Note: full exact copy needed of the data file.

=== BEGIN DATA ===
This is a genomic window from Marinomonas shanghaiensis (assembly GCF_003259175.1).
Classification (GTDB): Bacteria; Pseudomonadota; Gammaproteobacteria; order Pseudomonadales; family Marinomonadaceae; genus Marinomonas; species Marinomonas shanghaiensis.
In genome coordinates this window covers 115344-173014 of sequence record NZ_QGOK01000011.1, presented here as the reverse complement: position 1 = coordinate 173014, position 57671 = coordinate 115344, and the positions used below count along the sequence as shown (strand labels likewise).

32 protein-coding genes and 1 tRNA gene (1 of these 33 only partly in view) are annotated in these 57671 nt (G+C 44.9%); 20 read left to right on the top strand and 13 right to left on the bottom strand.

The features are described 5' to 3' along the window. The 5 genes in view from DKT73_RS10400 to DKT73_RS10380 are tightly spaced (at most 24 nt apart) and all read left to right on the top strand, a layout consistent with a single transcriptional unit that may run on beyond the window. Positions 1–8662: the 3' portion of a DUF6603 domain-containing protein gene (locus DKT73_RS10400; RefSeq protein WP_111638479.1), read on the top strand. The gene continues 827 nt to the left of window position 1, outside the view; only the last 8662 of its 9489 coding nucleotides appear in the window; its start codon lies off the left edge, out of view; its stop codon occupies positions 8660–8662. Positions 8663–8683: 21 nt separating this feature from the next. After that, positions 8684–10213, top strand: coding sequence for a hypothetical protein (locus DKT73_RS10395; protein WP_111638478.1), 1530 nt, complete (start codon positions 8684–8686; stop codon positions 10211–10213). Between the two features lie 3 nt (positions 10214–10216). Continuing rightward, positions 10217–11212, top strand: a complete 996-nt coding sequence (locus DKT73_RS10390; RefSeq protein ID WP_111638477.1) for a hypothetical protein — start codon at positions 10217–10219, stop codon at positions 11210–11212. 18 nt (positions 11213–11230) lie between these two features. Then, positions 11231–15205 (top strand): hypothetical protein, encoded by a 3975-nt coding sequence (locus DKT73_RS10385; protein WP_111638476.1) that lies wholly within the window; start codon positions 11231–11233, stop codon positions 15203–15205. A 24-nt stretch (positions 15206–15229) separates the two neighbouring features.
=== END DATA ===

This is a genomic window from Marinomonas shanghaiensis (assembly GCF_003259175.1).
Classification (GTDB): Bacteria; Pseudomonadota; Gammaproteobacteria; order Pseudomonadales; family Marinomonadaceae; genus Marinomonas; species Marinomonas shanghaiensis.
In genome coordinates this window covers 115344-173014 of sequence record NZ_QGOK01000011.1, presented here as the reverse complement: position 1 = coordinate 173014, position 57671 = coordinate 115344, and the positions used below count along the sequence as shown (strand labels likewise).

32 protein-coding genes and 1 tRNA gene (1 of these 33 only partly in view) are annotated in these 57671 nt (G+C 44.9%); 20 read left to right on the top strand and 13 right to left on the bottom strand.

The features are described 5' to 3' along the window. The 5 genes in view from DKT73_RS10400 to DKT73_RS10380 are tightly spaced (at most 24 nt apart) and all read left to right on the top strand, a layout consistent with a single transcriptional unit that may run on beyond the window. Positions 1–8662: the 3' portion of a DUF6603 domain-containing protein gene (locus DKT73_RS10400; RefSeq protein WP_111638479.1), read on the top strand. The gene continues 827 nt to the left of window position 1, outside the view; only the last 8662 of its 9489 coding nucleotides appear in the window; its start codon lies off the left edge, out of view; its stop codon occupies positions 8660–8662. Positions 8663–8683: 21 nt separating this feature from the next. After that, positions 8684–10213, top strand: coding sequence for a hypothetical protein (locus DKT73_RS10395; protein WP_111638478.1), 1530 nt, complete (start codon positions 8684–8686; stop codon positions 10211–10213). Between the two features lie 3 nt (positions 10214–10216). Continuing rightward, positions 10217–11212, top strand: a complete 996-nt coding sequence (locus DKT73_RS10390; RefSeq protein ID WP_111638477.1) for a hypothetical protein — start codon at positions 10217–10219, stop codon at positions 11210–11212. 18 nt (positions 11213–11230) lie between these two features. Then, positions 11231–15205 (top strand): hypothetical protein, encoded by a 3975-nt coding sequence (locus DKT73_RS10385; protein WP_111638476.1) that lies wholly within the window; start codon positions 11231–11233, stop codon positions 15203–15205. A 24-nt stretch (positions 15206–15229) separates the two neighbouring features.